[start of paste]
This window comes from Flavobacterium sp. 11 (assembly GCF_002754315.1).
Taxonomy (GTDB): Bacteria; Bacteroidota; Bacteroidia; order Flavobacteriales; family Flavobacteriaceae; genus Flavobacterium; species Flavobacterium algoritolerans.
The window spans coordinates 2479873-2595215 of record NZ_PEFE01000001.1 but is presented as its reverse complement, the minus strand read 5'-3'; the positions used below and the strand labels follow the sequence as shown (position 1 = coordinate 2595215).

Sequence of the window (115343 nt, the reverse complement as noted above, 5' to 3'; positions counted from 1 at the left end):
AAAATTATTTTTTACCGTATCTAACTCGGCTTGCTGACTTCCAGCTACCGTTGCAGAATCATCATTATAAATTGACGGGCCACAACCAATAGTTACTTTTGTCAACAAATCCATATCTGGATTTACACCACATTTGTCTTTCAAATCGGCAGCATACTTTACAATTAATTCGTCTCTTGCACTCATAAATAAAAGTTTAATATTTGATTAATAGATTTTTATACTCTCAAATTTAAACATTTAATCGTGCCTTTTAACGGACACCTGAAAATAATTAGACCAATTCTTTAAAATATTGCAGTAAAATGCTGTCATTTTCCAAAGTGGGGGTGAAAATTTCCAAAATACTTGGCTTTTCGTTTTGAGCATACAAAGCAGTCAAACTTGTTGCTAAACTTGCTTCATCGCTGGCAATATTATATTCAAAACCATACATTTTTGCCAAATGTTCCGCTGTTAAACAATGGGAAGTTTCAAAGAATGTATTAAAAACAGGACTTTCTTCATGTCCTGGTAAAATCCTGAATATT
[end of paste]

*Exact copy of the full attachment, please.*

This window comes from Flavobacterium sp. 11 (assembly GCF_002754315.1).
Taxonomy (GTDB): Bacteria; Bacteroidota; Bacteroidia; order Flavobacteriales; family Flavobacteriaceae; genus Flavobacterium; species Flavobacterium algoritolerans.
The window spans coordinates 2479873-2595215 of record NZ_PEFE01000001.1 but is presented as its reverse complement, the minus strand read 5'-3'; the positions used below and the strand labels follow the sequence as shown (position 1 = coordinate 2595215).

Sequence of the window (115343 nt, the reverse complement as noted above, 5' to 3'; positions counted from 1 at the left end):
AAAATTATTTTTTACCGTATCTAACTCGGCTTGCTGACTTCCAGCTACCGTTGCAGAATCATCATTATAAATTGACGGGCCACAACCAATAGTTACTTTTGTCAACAAATCCATATCTGGATTTACACCACATTTGTCTTTCAAATCGGCAGCATACTTTACAATTAATTCGTCTCTTGCACTCATAAATAAAAGTTTAATATTTGATTAATAGATTTTTATACTCTCAAATTTAAACATTTAATCGTGCCTTTTAACGGACACCTGAAAATAATTAGACCAATTCTTTAAAATATTGCAGTAAAATGCTGTCATTTTCCAAAGTGGGGGTGAAAATTTCCAAAATACTTGGCTTTTCGTTTTGAGCATACAAAGCAGTCAAACTTGTTGCTAAACTTGCTTCATCGCTGGCAATATTATATTCAAAACCATACATTTTTGCCAAATGTTCCGCTGTTAAACAATGGGAAGTTTCAAAGAATGTATTAAAAACAGGACTTTCTTCATGTCCTGGTAAAATCCTGAATATT